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IE bug behind Adobe security warning

Bug in Internet Explorer 7 at root of security problems relating to Adobe's Acrobat products.

Microsoft's admission that there is a security gap in the way Internet Explorer (IE) 7 handles calls from third-party applications means network managers need to be extra cautious over the coming weeks while a patch is developed.

The flaw means an outsider can get remote access to a user's desktop without any user interaction, and was originally flagged back in July when it was discovered that an incorrect URI (uniform resource identifier) could be invoked after a malware-ordered launch of the Firefox browser via IE.

The potential problem would affect Windows XP and Windows Server 2003 with Windows Internet Explorer 7 installed, Microsoft has now acknowledged.

The problem is linked to Adobe's announcement earlier this week that it was issuing a patch for its Acrobat products after the discovery of a security problem. A system is vulnerable when IE 7 is installed and used with Adobe Acrobat Reader/Acrobat version 8.1 and prior, especially when opening PDFs from the web.

The following widely installed programs are also possible attack vectors: Firefox version; Netscape Navigator version 9.0b2; mIRC version 6.3; Outlook Express 6, e.g. when following specially crafted links in vCards, and ditto for Outlook 2000. However, this may not be an exhaustive list as other versions of these applications as well as other software could be affected.

Microsoft had been insistent that the problem lay with other suppliers who, it argued, bore the responsibility for screening code. The company has been criticised since the problem was first detected by researchers for not taking more active steps. Microsoft has reversed course and promised to close the loophole but says it disagrees that it should have acted sooner.

"When we make a mistake we have no problem in admitting it, but we don't think we did in this case," Mark Miller, director of security response communications for Microsoft, told IT PRO.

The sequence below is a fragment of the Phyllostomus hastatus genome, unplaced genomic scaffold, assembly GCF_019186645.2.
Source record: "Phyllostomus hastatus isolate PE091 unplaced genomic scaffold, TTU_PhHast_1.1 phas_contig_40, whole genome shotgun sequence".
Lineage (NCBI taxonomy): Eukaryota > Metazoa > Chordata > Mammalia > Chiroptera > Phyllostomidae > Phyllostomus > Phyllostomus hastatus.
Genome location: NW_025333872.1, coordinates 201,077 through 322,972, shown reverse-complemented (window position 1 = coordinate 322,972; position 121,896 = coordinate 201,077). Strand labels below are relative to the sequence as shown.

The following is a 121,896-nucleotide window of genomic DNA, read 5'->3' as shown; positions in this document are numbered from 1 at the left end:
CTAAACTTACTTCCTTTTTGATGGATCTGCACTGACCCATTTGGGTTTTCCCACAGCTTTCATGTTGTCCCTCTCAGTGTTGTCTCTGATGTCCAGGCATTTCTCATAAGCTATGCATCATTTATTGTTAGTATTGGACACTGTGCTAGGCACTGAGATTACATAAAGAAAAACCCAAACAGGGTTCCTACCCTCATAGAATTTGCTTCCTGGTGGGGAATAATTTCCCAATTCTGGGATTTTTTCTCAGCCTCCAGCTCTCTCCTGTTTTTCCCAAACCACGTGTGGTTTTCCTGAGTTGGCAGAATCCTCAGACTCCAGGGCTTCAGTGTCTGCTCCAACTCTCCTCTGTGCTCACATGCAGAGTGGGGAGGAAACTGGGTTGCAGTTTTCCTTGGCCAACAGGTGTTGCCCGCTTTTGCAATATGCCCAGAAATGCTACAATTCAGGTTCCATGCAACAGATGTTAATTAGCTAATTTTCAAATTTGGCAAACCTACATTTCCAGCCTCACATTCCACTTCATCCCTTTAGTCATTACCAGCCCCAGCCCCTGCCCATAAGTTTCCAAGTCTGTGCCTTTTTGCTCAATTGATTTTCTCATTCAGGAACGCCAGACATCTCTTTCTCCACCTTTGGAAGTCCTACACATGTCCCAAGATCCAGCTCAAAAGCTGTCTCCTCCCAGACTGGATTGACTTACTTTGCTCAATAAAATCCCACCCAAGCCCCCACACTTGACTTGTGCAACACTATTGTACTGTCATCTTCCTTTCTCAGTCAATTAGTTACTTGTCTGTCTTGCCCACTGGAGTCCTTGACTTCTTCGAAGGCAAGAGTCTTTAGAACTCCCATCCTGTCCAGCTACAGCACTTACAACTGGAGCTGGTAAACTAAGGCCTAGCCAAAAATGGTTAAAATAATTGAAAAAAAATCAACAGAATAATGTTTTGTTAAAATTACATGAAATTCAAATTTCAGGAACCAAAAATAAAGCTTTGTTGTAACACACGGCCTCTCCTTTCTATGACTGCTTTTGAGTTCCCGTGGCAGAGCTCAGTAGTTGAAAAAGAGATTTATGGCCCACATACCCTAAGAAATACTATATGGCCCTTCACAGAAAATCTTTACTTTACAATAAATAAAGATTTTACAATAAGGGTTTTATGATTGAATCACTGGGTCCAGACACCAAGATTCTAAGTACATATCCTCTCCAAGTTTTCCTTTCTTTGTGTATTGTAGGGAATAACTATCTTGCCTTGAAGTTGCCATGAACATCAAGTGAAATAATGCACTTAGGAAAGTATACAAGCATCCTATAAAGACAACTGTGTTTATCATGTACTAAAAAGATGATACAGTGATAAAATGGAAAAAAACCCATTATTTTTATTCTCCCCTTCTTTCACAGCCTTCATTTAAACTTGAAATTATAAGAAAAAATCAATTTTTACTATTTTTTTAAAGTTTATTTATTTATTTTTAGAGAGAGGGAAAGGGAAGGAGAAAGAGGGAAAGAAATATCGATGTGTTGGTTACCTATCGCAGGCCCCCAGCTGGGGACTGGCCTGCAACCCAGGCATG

"But we have issued this advisory as we do whenever there is a danger of a potential attack and to clear up any confusion."

Microsoft said it is not aware of attacks that try to use the reported vulnerability or of customer impact, but that until it issues a patch users should be cautious about opening emails or attachments from unfamiliar users and that network managers should make sure their anti-viral software is fully up to date.

Miller claims the vulnerability does not affect Windows Vista "or any supported editions of Windows where Internet Explorer 7 is not installed," and that any problems can only arise under a certain set of circumstances.

"In order for this attack to be carried out, a user must trigger an un-validated, specially crafted URL or URI in an application". For example, a user would have to click on a link in an email message, which could allow arbitrary code to be run in the context for such a logged on user.

Microsoft finally said it is working on a patch as well as issuing a specific advisory and recommends monitoring of its security centre blog.

"This is a crucial flaw for which Microsoft originally tried to lay blame on others, suggesting they needed to sanitise input to the URIs," said Pete Simpson, ThreatLab manager at email monitoring specialist Clearswift.

"Now it has accepted it is its responsibility and that should be welcomed."

But Simpson cautions that now the exploit is so public it is a "race between the good guys and the bad guys" - as in, hackers may try and use the gap until a patch goes online.

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